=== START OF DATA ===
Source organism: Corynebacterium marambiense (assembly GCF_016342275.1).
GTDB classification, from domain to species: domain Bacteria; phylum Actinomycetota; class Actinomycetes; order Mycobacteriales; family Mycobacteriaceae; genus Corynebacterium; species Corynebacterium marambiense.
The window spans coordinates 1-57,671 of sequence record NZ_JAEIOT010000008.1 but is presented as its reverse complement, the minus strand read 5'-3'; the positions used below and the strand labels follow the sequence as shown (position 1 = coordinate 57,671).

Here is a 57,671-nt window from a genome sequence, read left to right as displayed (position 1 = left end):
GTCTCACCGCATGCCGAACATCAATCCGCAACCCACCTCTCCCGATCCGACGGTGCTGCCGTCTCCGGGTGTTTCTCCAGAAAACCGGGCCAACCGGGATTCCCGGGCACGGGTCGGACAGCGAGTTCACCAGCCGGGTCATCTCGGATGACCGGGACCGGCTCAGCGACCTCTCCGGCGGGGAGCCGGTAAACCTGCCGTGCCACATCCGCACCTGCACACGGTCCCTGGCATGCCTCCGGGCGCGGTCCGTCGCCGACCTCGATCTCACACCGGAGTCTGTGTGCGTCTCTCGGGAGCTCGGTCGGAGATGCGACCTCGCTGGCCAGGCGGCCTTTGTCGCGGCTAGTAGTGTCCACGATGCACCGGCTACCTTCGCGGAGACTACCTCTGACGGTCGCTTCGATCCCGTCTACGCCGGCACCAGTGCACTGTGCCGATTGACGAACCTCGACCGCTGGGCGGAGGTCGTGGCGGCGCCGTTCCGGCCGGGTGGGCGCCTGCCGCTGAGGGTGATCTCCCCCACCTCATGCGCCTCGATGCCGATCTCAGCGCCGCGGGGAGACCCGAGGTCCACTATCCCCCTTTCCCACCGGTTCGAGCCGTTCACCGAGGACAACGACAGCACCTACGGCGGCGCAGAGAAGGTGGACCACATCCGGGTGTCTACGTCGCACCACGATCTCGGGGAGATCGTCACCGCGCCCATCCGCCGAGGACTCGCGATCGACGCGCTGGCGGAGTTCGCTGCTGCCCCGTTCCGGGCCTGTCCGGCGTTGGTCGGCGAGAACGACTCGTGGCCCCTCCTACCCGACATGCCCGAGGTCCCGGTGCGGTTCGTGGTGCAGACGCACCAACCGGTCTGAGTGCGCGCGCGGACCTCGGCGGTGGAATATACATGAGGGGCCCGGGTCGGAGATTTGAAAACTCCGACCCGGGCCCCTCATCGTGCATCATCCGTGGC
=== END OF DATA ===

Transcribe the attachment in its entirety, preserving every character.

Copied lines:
Source organism: Corynebacterium marambiense (assembly GCF_016342275.1).
GTDB classification, from domain to species: domain Bacteria; phylum Actinomycetota; class Actinomycetes; order Mycobacteriales; family Mycobacteriaceae; genus Corynebacterium; species Corynebacterium marambiense.
The window spans coordinates 1-57,671 of sequence record NZ_JAEIOT010000008.1 but is presented as its reverse complement, the minus strand read 5'-3'; the positions used below and the strand labels follow the sequence as shown (position 1 = coordinate 57,671).

Here is a 57,671-nt window from a genome sequence, read left to right as displayed (position 1 = left end):
GTCTCACCGCATGCCGAACATCAATCCGCAACCCACCTCTCCCGATCCGACGGTGCTGCCGTCTCCGGGTGTTTCTCCAGAAAACCGGGCCAACCGGGATTCCCGGGCACGGGTCGGACAGCGAGTTCACCAGCCGGGTCATCTCGGATGACCGGGACCGGCTCAGCGACCTCTCCGGCGGGGAGCCGGTAAACCTGCCGTGCCACATCCGCACCTGCACACGGTCCCTGGCATGCCTCCGGGCGCGGTCCGTCGCCGACCTCGATCTCACACCGGAGTCTGTGTGCGTCTCTCGGGAGCTCGGTCGGAGATGCGACCTCGCTGGCCAGGCGGCCTTTGTCGCGGCTAGTAGTGTCCACGATGCACCGGCTACCTTCGCGGAGACTACCTCTGACGGTCGCTTCGATCCCGTCTACGCCGGCACCAGTGCACTGTGCCGATTGACGAACCTCGACCGCTGGGCGGAGGTCGTGGCGGCGCCGTTCCGGCCGGGTGGGCGCCTGCCGCTGAGGGTGATCTCCCCCACCTCATGCGCCTCGATGCCGATCTCAGCGCCGCGGGGAGACCCGAGGTCCACTATCCCCCTTTCCCACCGGTTCGAGCCGTTCACCGAGGACAACGACAGCACCTACGGCGGCGCAGAGAAGGTGGACCACATCCGGGTGTCTACGTCGCACCACGATCTCGGGGAGATCGTCACCGCGCCCATCCGCCGAGGACTCGCGATCGACGCGCTGGCGGAGTTCGCTGCTGCCCCGTTCCGGGCCTGTCCGGCGTTGGTCGGCGAGAACGACTCGTGGCCCCTCCTACCCGACATGCCCGAGGTCCCGGTGCGGTTCGTGGTGCAGACGCACCAACCGGTCTGAGTGCGCGCGCGGACCTCGGCGGTGGAATATACATGAGGGGCCCGGGTCGGAGATTTGAAAACTCCGACCCGGGCCCCTCATCGTGCATCATCCGTGGC